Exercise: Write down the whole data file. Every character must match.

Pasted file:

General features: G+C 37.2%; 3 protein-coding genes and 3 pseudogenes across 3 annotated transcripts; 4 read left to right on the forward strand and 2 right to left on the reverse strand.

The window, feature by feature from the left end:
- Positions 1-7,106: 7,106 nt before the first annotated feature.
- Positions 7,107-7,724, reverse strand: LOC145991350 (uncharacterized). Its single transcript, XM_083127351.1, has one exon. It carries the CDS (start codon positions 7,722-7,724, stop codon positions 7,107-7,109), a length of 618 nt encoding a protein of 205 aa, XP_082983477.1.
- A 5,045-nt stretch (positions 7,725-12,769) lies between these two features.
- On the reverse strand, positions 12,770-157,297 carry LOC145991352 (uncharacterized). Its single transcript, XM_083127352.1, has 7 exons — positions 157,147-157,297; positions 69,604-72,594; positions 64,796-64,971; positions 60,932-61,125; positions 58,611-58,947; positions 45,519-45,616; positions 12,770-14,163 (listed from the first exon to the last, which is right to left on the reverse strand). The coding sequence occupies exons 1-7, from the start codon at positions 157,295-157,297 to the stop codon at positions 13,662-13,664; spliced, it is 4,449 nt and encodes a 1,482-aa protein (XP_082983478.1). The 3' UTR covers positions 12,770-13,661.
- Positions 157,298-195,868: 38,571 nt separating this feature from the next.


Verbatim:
General features: G+C 37.2%; 3 protein-coding genes and 3 pseudogenes across 3 annotated transcripts; 4 read left to right on the forward strand and 2 right to left on the reverse strand.

The window, feature by feature from the left end:
- Positions 1-7,106: 7,106 nt before the first annotated feature.
- Positions 7,107-7,724, reverse strand: LOC145991350 (uncharacterized). Its single transcript, XM_083127351.1, has one exon. It carries the CDS (start codon positions 7,722-7,724, stop codon positions 7,107-7,109), a length of 618 nt encoding a protein of 205 aa, XP_082983477.1.
- A 5,045-nt stretch (positions 7,725-12,769) lies between these two features.
- On the reverse strand, positions 12,770-157,297 carry LOC145991352 (uncharacterized). Its single transcript, XM_083127352.1, has 7 exons — positions 157,147-157,297; positions 69,604-72,594; positions 64,796-64,971; positions 60,932-61,125; positions 58,611-58,947; positions 45,519-45,616; positions 12,770-14,163 (listed from the first exon to the last, which is right to left on the reverse strand). The coding sequence occupies exons 1-7, from the start codon at positions 157,295-157,297 to the stop codon at positions 13,662-13,664; spliced, it is 4,449 nt and encodes a 1,482-aa protein (XP_082983478.1). The 3' UTR covers positions 12,770-13,661.
- Positions 157,298-195,868: 38,571 nt separating this feature from the next.